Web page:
Study suggests ‘stealthing’ – non-consensual condom removal – a common practice

A Monash University researcher has conducted the first study globally into the prevalence of ‘stealthing’ or non-consensual condom removal, finding that one in three women, and one in five men who have sex with men (MSM) have been subjected to it.

Stealthing can lead to unwanted pregnancy, sexually transmitted infections (STI) including HIV, and to emotional distress.

The Melbourne Sexual Health Centre’s Rosie Latimer became interested in the phenomenon after an article about it appeared in the Columbia Journal of Gender and Law in April 2017. The article, by Yale Law School graduate Alexandra Brodsky and based on anecdotal evidence, attracted international attention. It raised the question of whether stealthing should be considered sexual assault.

The issue flared again late last month as Singapore announced it is set to become the first country in Asia to make stealthing a criminal offence and two US politicians publicly pressured the Department of Justice to clarify its stance on the practice.

Ms Latimer, a Central Clinical School medical student and PhD candidate, decided to investigate how prevalent the practice was after finding there was no existing research on this. “No one had asked how often it happens,” she said.

“Anecdotally, I had heard of patients presenting to Melbourne Sexual Health Centre, disclosing to doctors and nurses that they had been stealthed.”

A questionnaire queried 1189 women and 1063 MSM who came into the centre over three months from 22 December 2017, and found 32% percent of women and 19% of MSM reported having ever experienced stealthing.

“This was higher than I would have expected, but is in line with rates of sexual assault in both women and men who have sex with men,” Ms Latimer said.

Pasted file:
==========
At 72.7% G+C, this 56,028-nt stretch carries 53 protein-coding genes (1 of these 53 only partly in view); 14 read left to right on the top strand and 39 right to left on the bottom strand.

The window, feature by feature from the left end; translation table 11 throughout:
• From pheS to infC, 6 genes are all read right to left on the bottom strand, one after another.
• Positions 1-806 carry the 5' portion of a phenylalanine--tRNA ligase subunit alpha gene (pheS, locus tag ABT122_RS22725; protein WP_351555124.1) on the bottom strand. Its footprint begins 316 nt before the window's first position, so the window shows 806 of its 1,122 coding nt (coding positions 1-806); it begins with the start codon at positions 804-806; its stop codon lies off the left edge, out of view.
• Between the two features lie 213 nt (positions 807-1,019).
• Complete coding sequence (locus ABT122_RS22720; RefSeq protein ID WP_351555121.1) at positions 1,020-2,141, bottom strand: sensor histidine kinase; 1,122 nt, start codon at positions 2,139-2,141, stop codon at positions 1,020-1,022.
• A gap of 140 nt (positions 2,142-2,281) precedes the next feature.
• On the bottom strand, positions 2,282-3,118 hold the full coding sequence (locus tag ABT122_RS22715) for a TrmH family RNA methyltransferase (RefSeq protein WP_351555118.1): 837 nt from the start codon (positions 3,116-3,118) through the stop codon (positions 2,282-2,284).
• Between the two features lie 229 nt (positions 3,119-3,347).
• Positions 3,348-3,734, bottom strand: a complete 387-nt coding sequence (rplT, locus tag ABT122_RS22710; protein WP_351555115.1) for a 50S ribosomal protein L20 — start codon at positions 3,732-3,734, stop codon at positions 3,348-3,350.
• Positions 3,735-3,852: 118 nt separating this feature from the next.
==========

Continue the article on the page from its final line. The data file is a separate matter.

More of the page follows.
Half the respondents said they had experienced emotional distress after an incident of stealthing while 9% of women and 4% of MSM said the relationship involved had broken down.

Respondents also reported catching STIs and contracting HIV but this could not be shown to have occurred as a direct result of the sexual encounter involved, as it was an anecdotal questionnaire, and likely that most people had other encounters before and after the stealthing incident, Ms Latimer said.

Two groups were particularly vulnerable to the practice: female sex workers, who are more likely to experience sexual assault in general, both in and out of their workplace, and; MSM with anxiety or depression.

Ms Latimer said the findings could be useful to clinicians. “Clinicians, in particular those who work in sexual health clinics, should be aware of the practice because stealthing might be the reason patients are coming in to the clinic.”

Understanding situational factors could also assist in the development of preventive strategies, particularly for female sex workers and MSM.

Rosie Latimer was first author on the paper, supervised by Associate Professor Catriona Bradshaw and Dr Tim Read, joint senior authors.

Ms Latimer’s main body of research is investigating a relatively new STI called Mycoplasma genitalium.

Latimer RL, Vodstrcil LA, Fairley CK, Cornelisse VJ, Chow EPF, Read TRH, Bradshaw CS. Non-consensual condom removal, reported by patients at a sexual health clinic in Melbourne, Australia. PLoS One. 2018 Dec 26;13(12):e0209779. doi: 10.1371/journal.pone.0209779. eCollection 2018.

Read the Columbia Journal of Gender and Law article.